Sakae Ushio of Tonawanda, N.Y., leads the co-angler division with 15-3. Matthew Mccarthy of Marysville, Ohio, holds the Phoenix Boats Big Bass lead among co-anglers with a 6-12.

Jonathan Kelley of Old Forge, Pa., leads the Bassmaster Northern Open standings with 551 points. Alex Redwine of Blue Ash, Ohio, is second with 545, followed by Spike Stoker of Cisco, Texas, with 533, Michael Iaconelli of Pitts Grove, N.J., with 527 and Hugh Cosculluela of Spring, Texas, with 522.

Jacob Powroznik of North Prince George, Va., leads the overall Falcons Rods Bassmaster Opens Angler of the Year standings with 977 points.

Friday’s takeoff is scheduled for 6:30 a.m. ET at the Antique Boat Museum. The weigh-in will be held back at the museum at 2:30 p.m. Coverage of the event will be available at Bassmaster.com.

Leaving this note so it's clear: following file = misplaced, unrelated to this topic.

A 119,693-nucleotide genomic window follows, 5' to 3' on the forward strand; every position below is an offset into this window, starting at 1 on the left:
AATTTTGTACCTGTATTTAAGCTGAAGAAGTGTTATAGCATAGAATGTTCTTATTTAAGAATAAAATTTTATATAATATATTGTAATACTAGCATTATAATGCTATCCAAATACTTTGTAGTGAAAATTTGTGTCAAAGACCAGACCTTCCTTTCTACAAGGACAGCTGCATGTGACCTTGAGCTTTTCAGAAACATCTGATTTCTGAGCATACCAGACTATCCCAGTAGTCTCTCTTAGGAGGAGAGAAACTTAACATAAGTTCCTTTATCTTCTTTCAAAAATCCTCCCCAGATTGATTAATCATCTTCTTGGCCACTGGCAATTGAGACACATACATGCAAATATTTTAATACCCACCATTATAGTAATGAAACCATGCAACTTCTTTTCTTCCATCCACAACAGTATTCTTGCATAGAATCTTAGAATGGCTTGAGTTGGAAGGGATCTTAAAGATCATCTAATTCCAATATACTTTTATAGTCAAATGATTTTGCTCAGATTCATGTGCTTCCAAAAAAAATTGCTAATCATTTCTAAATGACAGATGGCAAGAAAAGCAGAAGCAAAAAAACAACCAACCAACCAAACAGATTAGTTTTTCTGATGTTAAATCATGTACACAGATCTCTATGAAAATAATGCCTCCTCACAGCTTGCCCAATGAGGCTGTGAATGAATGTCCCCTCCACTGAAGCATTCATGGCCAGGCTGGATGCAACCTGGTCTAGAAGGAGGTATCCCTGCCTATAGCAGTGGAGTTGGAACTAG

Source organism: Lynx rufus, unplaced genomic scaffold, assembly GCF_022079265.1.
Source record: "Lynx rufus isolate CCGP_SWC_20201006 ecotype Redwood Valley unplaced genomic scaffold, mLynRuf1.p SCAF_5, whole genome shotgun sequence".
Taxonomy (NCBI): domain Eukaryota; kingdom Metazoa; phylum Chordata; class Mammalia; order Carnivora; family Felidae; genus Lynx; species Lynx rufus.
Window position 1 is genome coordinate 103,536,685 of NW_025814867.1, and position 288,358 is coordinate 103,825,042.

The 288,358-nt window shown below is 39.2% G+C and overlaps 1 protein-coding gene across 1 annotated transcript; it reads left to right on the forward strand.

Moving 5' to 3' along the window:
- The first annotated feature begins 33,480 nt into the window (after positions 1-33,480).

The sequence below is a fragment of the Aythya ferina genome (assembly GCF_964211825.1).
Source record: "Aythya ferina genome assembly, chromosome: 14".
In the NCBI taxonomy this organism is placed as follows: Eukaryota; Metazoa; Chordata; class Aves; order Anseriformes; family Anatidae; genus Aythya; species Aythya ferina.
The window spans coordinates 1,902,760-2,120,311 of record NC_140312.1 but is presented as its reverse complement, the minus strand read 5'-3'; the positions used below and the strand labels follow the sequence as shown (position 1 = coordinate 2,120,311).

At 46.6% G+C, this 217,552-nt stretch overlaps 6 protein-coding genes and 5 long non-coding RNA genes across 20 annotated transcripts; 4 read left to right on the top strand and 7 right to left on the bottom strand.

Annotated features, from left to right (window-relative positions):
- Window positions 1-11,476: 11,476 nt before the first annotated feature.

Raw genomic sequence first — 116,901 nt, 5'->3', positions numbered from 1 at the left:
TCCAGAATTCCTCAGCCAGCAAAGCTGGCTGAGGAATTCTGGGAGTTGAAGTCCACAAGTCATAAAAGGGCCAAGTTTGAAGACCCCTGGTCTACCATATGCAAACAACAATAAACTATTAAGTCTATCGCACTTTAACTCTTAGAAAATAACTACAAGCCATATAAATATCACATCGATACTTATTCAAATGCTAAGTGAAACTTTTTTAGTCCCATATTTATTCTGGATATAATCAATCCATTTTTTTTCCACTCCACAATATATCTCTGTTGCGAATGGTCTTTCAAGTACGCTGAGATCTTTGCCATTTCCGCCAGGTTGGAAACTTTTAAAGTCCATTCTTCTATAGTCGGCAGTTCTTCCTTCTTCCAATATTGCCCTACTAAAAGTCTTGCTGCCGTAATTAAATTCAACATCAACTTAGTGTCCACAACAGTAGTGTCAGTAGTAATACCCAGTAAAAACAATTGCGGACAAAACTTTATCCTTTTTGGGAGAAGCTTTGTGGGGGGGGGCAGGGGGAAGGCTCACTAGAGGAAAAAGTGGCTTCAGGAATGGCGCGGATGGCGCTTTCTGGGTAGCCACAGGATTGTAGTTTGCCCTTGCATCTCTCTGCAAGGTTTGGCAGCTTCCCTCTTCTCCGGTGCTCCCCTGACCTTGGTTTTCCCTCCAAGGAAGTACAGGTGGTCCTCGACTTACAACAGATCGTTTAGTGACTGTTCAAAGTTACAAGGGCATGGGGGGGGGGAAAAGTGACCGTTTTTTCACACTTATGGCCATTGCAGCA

1000 Islands Clayton Chamber of Commerce and the Antique Boat Museum are hosting the event.

Courtesy of BASS Communications 2021.


 
Posted By The Bass Hog

August 16, 2021

Akin_Bruce.jpgBIRMINGHAM, Ala. — After 10 years serving as CEO of B.A.S.S., Bruce Akin will be retiring September 30, company officials announced today. B.A.S.S. Chairman Chase Anderson will be assuming responsibility for the organization’s day-to-day operations and serving as CEO.

Over the past year, Akin oversaw the beginning of a new multiyear television deal with FOX Sports, which ensured live broadcast coverage for every Elite Series event and the Bassmaster Classic for the first time in history. The eight hours of live coverage during the 2021 Academy Sports + Outdoors Bassmaster Classic presented by Huk reeled in nearly 2 million viewers to the FOX broadcast network and FS1.

Under Akin’s leadership, B.A.S.S. also set records for attendance at both the Bassmaster Classic and Elite Series events, introduced junior, high school and kayak tournament trails, revived the Redfish Cup Championship and recorded growth in almost every facet of its business, including membership, viewership, readership and digital engagement, with record-breaking engagement on Bassmaster.com and Bassmaster social media channels in 2021.